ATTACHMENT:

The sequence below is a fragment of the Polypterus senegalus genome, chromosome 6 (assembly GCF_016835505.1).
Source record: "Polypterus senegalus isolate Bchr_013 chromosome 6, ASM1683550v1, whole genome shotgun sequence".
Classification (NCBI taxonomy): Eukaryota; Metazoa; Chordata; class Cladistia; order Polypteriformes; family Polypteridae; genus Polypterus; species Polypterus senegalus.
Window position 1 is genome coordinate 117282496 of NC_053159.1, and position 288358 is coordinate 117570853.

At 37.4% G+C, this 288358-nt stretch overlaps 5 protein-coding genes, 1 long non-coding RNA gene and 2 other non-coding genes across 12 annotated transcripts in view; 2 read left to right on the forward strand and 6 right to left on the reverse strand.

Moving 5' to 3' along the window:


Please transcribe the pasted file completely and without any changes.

The sequence below is a fragment of the Polypterus senegalus genome, chromosome 6 (assembly GCF_016835505.1).
Source record: "Polypterus senegalus isolate Bchr_013 chromosome 6, ASM1683550v1, whole genome shotgun sequence".
Classification (NCBI taxonomy): Eukaryota; Metazoa; Chordata; class Cladistia; order Polypteriformes; family Polypteridae; genus Polypterus; species Polypterus senegalus.
Window position 1 is genome coordinate 117282496 of NC_053159.1, and position 288358 is coordinate 117570853.

At 37.4% G+C, this 288358-nt stretch overlaps 5 protein-coding genes, 1 long non-coding RNA gene and 2 other non-coding genes across 12 annotated transcripts in view; 2 read left to right on the forward strand and 6 right to left on the reverse strand.

Moving 5' to 3' along the window: